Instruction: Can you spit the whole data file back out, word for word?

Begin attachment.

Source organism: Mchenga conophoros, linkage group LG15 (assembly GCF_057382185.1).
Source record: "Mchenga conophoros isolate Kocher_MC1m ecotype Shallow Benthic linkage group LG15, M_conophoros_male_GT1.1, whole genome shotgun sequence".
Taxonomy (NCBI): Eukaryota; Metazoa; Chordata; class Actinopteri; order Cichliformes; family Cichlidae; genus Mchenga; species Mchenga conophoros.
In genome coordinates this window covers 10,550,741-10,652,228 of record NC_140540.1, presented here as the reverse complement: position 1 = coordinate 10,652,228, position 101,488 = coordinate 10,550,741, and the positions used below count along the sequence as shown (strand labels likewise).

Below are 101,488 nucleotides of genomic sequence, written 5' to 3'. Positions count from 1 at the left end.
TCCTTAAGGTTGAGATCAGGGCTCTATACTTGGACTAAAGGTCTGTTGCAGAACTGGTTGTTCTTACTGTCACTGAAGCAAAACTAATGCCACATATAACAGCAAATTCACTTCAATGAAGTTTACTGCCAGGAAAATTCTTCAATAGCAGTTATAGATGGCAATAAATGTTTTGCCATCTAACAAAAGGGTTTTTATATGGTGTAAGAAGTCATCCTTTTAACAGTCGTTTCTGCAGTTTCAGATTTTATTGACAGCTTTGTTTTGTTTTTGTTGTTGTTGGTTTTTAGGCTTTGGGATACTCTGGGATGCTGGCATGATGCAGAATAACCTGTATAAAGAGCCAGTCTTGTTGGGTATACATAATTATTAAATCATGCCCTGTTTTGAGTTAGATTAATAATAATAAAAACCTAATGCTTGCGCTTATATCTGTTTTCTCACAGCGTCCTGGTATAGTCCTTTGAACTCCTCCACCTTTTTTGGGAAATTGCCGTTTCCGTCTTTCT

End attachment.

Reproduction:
Source organism: Mchenga conophoros, linkage group LG15 (assembly GCF_057382185.1).
Source record: "Mchenga conophoros isolate Kocher_MC1m ecotype Shallow Benthic linkage group LG15, M_conophoros_male_GT1.1, whole genome shotgun sequence".
Taxonomy (NCBI): Eukaryota; Metazoa; Chordata; class Actinopteri; order Cichliformes; family Cichlidae; genus Mchenga; species Mchenga conophoros.
In genome coordinates this window covers 10,550,741-10,652,228 of record NC_140540.1, presented here as the reverse complement: position 1 = coordinate 10,652,228, position 101,488 = coordinate 10,550,741, and the positions used below count along the sequence as shown (strand labels likewise).

Below are 101,488 nucleotides of genomic sequence, written 5' to 3'. Positions count from 1 at the left end.
TCCTTAAGGTTGAGATCAGGGCTCTATACTTGGACTAAAGGTCTGTTGCAGAACTGGTTGTTCTTACTGTCACTGAAGCAAAACTAATGCCACATATAACAGCAAATTCACTTCAATGAAGTTTACTGCCAGGAAAATTCTTCAATAGCAGTTATAGATGGCAATAAATGTTTTGCCATCTAACAAAAGGGTTTTTATATGGTGTAAGAAGTCATCCTTTTAACAGTCGTTTCTGCAGTTTCAGATTTTATTGACAGCTTTGTTTTGTTTTTGTTGTTGTTGGTTTTTAGGCTTTGGGATACTCTGGGATGCTGGCATGATGCAGAATAACCTGTATAAAGAGCCAGTCTTGTTGGGTATACATAATTATTAAATCATGCCCTGTTTTGAGTTAGATTAATAATAATAAAAACCTAATGCTTGCGCTTATATCTGTTTTCTCACAGCGTCCTGGTATAGTCCTTTGAACTCCTCCACCTTTTTTGGGAAATTGCCGTTTCCGTCTTTCT